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Swamp People star runs afoul of CWD rule

by Bryan Hendricks | December 9, 2012 at 3:23 a.m.

— If you kill a deer out of state, you’d better check the Arkansas hunting regulations before you bring it here.

Troy Landry, a Louisiana native known for his role in the Swamp People television show, recently learned that lesson the hard way when the Arkansas Game and Fish Commission cited him for illegally importing deer parts and products from another state that’s at risk for chronic wasting disease. Chronic wasting disease is believed to be a highly contagious neurological disease that affects cervids such as deer and elk. It has no remedy or cure.

On Nov. 16, Joseph Williams, an AGFC wildlife officer, stopped trucks driven by Landry and his sons Chance and Jacob near Monticello on U.S. 425. The Landrys were returning to Louisiana from a successful hunt in Nebraska and were transporting six white tailed deer heads and three coolers containing deer meat.

Nebraska has reported that chronic wasting disease has been detected in some of its deer. Arkansas is one of 36 states that prohibits importing deer carcasses, parts or products from areas that are at risk for CWD. It’s a Class I offense that carries a fine of $100-$1,000 and a jail sentence of up to 30 days. Capt. Pat Fitts, Williams’ supervisor, said so far violators of this regulation have all gotten the minimum fine. Williams and Fitts confiscated the heads and two coolers containing meat that was still on the bones. The Landrys were allowed to keep another cooler that contained de-boned meat.

Keith Stephens, a public information officer for the AGFC, wrote in an e-mail that the heads could not be tested because too much time had elapsed between the time the deer were killed and confiscated for testing to be accurate.

Landry said he has taken deer hunting trips to Nebraska for 11-12 years with his sons and father, and that they have always brought back deer from those hunts through Arkansas. Landry said he was not aware this regulation existed until Nov. 16.

He said the hunt cost $2,000-$2,500 apiece. One of the heads that was seized sported a rack that scored 153 on the Boone and Crockett scale. Chance Landry killed it, and it was his biggest ever.

Mike Knoedl, the AGFC’s director, said the racks will be removed from the heads. After the skull plates are sanitized, they will be returned to the Landrys when Troy Landry pays his fine. Knoedl said the AGFC does that as a courtesy in all such seizures so that hunters may keep trophy racks.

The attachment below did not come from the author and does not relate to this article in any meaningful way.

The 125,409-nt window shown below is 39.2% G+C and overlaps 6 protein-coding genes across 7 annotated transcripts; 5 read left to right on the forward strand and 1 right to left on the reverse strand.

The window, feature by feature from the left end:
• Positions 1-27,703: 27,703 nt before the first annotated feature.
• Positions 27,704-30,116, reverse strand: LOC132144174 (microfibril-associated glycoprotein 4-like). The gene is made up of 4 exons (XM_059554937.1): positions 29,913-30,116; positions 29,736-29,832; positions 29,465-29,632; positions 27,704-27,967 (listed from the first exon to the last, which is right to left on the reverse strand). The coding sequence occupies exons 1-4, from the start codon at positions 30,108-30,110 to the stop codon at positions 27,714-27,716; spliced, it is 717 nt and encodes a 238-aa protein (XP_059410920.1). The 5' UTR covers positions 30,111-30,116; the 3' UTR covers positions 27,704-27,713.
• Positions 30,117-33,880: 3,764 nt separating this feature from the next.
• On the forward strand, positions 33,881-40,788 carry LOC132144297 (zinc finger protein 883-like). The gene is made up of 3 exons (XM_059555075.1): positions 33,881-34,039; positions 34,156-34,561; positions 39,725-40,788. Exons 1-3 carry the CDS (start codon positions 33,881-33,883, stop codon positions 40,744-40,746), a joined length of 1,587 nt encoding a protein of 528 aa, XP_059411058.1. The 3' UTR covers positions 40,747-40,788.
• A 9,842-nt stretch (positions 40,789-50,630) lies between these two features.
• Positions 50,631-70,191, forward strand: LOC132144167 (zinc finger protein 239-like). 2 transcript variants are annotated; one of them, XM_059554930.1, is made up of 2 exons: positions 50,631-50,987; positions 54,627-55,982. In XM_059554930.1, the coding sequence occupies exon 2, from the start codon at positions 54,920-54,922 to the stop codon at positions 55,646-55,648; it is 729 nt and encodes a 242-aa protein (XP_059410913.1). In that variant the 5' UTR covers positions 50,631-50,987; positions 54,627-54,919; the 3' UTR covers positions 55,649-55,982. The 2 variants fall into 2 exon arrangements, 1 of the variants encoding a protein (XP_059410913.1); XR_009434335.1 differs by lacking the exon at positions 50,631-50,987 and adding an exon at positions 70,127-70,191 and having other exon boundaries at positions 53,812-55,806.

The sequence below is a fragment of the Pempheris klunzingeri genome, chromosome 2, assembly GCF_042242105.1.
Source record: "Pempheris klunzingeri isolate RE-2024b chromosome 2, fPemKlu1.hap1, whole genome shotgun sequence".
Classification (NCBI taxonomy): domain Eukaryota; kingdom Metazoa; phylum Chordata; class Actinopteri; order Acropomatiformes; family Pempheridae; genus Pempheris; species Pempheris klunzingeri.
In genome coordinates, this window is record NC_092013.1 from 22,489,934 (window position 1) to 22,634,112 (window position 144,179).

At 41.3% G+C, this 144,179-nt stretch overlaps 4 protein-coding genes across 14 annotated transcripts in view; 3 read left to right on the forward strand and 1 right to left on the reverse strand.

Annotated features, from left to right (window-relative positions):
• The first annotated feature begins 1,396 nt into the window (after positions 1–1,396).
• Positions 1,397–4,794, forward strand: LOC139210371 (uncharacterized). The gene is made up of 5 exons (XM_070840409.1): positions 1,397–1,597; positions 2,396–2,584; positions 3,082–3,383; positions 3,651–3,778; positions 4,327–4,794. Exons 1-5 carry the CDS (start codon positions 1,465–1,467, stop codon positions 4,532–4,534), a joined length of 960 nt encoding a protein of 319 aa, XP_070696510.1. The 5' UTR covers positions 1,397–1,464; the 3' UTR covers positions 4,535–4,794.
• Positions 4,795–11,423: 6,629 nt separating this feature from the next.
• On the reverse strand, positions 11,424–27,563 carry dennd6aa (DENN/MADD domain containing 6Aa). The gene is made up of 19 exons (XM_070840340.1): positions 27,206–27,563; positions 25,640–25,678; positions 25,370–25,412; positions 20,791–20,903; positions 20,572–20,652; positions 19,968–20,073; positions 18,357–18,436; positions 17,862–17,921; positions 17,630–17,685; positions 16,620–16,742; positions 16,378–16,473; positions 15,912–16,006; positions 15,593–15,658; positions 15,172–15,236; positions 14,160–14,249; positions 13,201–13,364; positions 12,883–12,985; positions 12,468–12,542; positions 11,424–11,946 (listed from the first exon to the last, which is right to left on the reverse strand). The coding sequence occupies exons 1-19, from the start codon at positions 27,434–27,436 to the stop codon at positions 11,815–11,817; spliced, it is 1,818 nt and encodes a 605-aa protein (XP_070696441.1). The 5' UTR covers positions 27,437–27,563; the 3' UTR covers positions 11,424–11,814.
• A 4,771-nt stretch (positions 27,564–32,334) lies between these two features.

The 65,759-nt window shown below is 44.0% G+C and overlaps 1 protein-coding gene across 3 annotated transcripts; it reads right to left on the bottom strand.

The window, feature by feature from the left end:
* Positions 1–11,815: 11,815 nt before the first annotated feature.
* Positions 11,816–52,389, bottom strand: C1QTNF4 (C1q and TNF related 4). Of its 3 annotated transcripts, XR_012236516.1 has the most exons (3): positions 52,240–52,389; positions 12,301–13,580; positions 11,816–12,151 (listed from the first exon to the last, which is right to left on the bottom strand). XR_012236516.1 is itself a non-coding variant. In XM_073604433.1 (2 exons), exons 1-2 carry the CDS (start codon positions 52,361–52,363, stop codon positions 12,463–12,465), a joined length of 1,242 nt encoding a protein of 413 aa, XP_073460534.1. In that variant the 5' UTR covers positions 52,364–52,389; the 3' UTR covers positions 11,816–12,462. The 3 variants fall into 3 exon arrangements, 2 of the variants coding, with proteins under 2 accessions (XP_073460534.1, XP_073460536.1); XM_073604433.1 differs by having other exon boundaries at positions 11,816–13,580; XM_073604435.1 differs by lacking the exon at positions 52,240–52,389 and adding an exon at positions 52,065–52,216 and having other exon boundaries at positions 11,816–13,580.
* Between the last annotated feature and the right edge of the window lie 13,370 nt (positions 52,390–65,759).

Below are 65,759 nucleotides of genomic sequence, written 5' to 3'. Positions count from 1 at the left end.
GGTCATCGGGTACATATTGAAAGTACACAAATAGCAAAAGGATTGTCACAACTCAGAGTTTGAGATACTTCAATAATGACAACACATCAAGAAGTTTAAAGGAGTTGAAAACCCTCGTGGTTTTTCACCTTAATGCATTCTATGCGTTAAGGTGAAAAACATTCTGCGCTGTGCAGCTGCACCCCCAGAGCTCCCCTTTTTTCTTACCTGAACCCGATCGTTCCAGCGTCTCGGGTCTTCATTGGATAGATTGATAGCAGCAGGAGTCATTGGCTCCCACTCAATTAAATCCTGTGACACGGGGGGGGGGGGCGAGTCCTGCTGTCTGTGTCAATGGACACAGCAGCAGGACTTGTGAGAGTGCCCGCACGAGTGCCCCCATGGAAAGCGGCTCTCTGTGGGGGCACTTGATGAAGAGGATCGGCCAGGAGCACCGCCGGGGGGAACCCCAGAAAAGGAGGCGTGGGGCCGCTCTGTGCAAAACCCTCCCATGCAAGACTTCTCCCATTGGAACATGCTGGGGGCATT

Landry said the seizures were unfair and unwarranted because he said he was only about 20 minutes from the Louisiana state line when he was stopped. He said he asked Williams and Fitts if they would just issue him a warning since he would have the animals back out of the state within a half hour. Louisiana does not have a CWD importation ban.

Landry said he suspects he was not given leniency because he’s a public figure. Fitts said Landry was cited because he was in violation of a regulation.

“He wasn’t given a ticket based on who he was, and he wasn’t let go based on who he was,” Fitts said. “All of his deer had to be seized because they weren’t legal to be in Arkansas.”

Landry acknowledged that hunters are responsible for knowing regulations where they hunt, but he said it’s unreasonable to be subjected to such heavy penalties for unwittingly violating nonhunting regulations in states through which they are merely traveling. He said the AGFC should make an effort to educate nonresidents about this regulation to avoid the embarrassment, inconvenience and expense of a non-hunting violation.

“If I broke a law, then I’ll man up to what I’ve done,” Landry said. “I could understand it if we stopped in Arkansas in the night and processed a deer or something, but we were doing 75 miles per hour coming home and we thought we were 100 percent legal. I think when you enter the state, on the first 8 or 10 miles on the interstate, they ought to have billboard signs or something warning hunters to read their regulations books.”

It’s the law

Troy Landry, a Louisiana native featured on the television show Swamp People, was cited recently in Arkansas for illegally importing deer parts and products from another state that’s at risk for chronic wasting disease. Here is regulation prohibiting such actions: ARKANSAS WILDLIFE CODE 05.26

It is unlawful to import, transport or possess in Arkansas any portion other than boneless meat from a cervid carcass originating from any area proclaimed by the Arkansas Game and Fish Commission to have an increased risk of CWD or taken from a captive wildlife facility or enclosure outside of Arkansas.


(1) Antlers, antlers attached to cleaned skull plates, or cleaned skulls where no tissue is attached to the skull.

(2) Cleaned teeth.

(3) Finished taxidermy and antler products.

(4) Hides and tanned products.

(5) Deer or elk harvested in commercial wildlife hunting resorts in Arkansas providing that a CWD sample is collected.

Sports, Pages 25 on 12/09/2012

Print Headline: Swamp People star runs afoul of CWD rule


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